04/10/2010 05:12 am ET Updated May 25, 2011

Freedom Lovers, Let's Talk Nukes

A woman who's pregnant today and fits her size 6 jeans through her first trimester could nonetheless see her kid set the table or do the laundry in a dozen years. In twenty years that child could pay her way through college trimming trees or installing solar panels.

Just because something is infinitesimally small today doesn't mean it can't do major service in a decade or two. That's the principle of geometric growth; in the past twenty years it has put cell phones into every remote corner of the world. That's why clean energy advocates are confident that renewable energy boosted with storage and efficiency will give the best bang for the buck as our nation transitions to a clean energy economy.

However, some conveniently forget that geometric growth principle that brought computing away from big central mainframes and on to our desktops; they swear that nuclear power is the "only" way we're going to meet the scale of this big clean energy transition.

Our job is to prioritize energy choices which are least costly and enhance our independence. And that puts us in direct conflict with a big push for new nuclear power, which is widely known as one of the most expensive ways of producing electrons due to the extraordinary engineering and secretive security needed for handling the fuel, the reaction and the waste.

Along with that high cost comes the rarely considered cost of base load energy, which means waste at night. Witness the streetlights of developed nations all over the globe lighting up outer space: that's base load power needing somewhere to go, wasting fuel, capital and water with every lumen.

Where you see base load, all too often, you also see monopoly, making you buy stuff you don't clearly want (as in Xcel Energy's Wind Source customers here in Colorado facing increased base rates for the newly built, unwanted Comanche 3 as well as cost hikes on coal). Monopoly means a big utility in your community constantly courting state regulators, building the installed capacity they want so they can get a guaranteed rate of return on it through base rates increased on customers regardless of how little energy they use. Then they send the profits out of state.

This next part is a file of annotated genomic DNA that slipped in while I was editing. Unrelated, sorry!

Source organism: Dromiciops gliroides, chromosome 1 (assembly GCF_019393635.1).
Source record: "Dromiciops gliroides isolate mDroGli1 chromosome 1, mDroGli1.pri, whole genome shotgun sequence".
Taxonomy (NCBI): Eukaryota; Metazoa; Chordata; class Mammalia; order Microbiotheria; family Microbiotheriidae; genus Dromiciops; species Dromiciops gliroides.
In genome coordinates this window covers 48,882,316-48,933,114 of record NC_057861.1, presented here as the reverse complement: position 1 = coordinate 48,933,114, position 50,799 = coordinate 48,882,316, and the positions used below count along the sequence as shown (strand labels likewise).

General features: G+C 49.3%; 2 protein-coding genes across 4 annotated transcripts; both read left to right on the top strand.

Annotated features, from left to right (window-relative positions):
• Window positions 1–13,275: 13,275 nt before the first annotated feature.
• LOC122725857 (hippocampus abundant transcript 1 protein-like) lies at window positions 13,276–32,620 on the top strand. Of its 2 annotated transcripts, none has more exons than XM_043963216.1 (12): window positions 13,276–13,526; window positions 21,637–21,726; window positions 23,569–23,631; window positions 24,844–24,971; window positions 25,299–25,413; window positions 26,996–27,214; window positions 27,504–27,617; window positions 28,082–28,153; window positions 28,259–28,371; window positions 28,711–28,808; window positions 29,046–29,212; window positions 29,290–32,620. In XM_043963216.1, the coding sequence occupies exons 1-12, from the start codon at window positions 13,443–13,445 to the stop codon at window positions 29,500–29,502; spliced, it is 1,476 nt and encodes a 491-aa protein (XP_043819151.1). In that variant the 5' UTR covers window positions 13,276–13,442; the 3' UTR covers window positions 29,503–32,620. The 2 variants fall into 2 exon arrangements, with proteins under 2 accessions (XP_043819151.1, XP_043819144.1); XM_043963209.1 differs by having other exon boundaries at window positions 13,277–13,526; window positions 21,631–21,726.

"A planned economy" is what Denver energy attorney Susan Perkins called our regulated monopoly system at a recent talk in Boulder. And it would be all the worse with nuclear power.

Conservative and independent-minded voters should be as distressed by a planned energy economy as they are about health care reform that they think triggers federal involvement and collectivism to an unnecessary degree. And here in Colorado, the Independence Institute is sponsoring legislation to protect individuals who wish to refuse to buy mandated health care insurance.

Likewise, independents ought to be outraged by a scheme that deepens the powers of monopoly in our communities, particularly where nuclear energy means federal rather than state level regulation, and the financing of the giant, default-laden projects means unlimited federal loan guarantees. It's right out of a socialist manifesto.

Privatized profit and socialized risk. Sound familiar?

The attractive free-market alternative is a wide array of energy suppliers and services, funded with private capital and municipal bonding (and yes, some subsidies), competing for contracts with local authorities headed up by citizens. Clean energy advocates in Kentucky, for example, facing a proposal for nuclear plants said they aim for efficiency and a large network of smaller energy generators, such as hydrogen fuel cells, wind, solar and small scale-hydroelectricity. "We don't have to replace one centralized power plant with another," said Tom FitzGerald, director of the Kentucky Resources Council.

Wouldn't our nation be great to spawn a clean energy economy that favors technologies our young people can safely handle, with low barriers for entrepreneurial entry, with no risks of being weaponized? But with the nuclear push we're seeing from conservative senators (including, oddly, our own Mark Udall), some future nuclear engineer could go "Dr. Hassan" on us.

The more we produce electricity from numerous smaller contributors, the closer we get to independence from multinational corporations and distant regulators who make the local voice irrelevant. For maximal jobs, we need entrepreneurship and competition to heavily favor local installations that leverage our existing distribution system. It means a maximal build-out of rooftop solar, power tagging to identify producers and buyers, demand response on heavy users, storage of all types to take up the low cost of wind. It's all about distributed generation: as American as baseball and apple pie.

And the best way we're going to get there is if conservative-minded citizens wake up and smell the freedom of pushing back against nuclear power as the wasteful socialist nightmare that it is.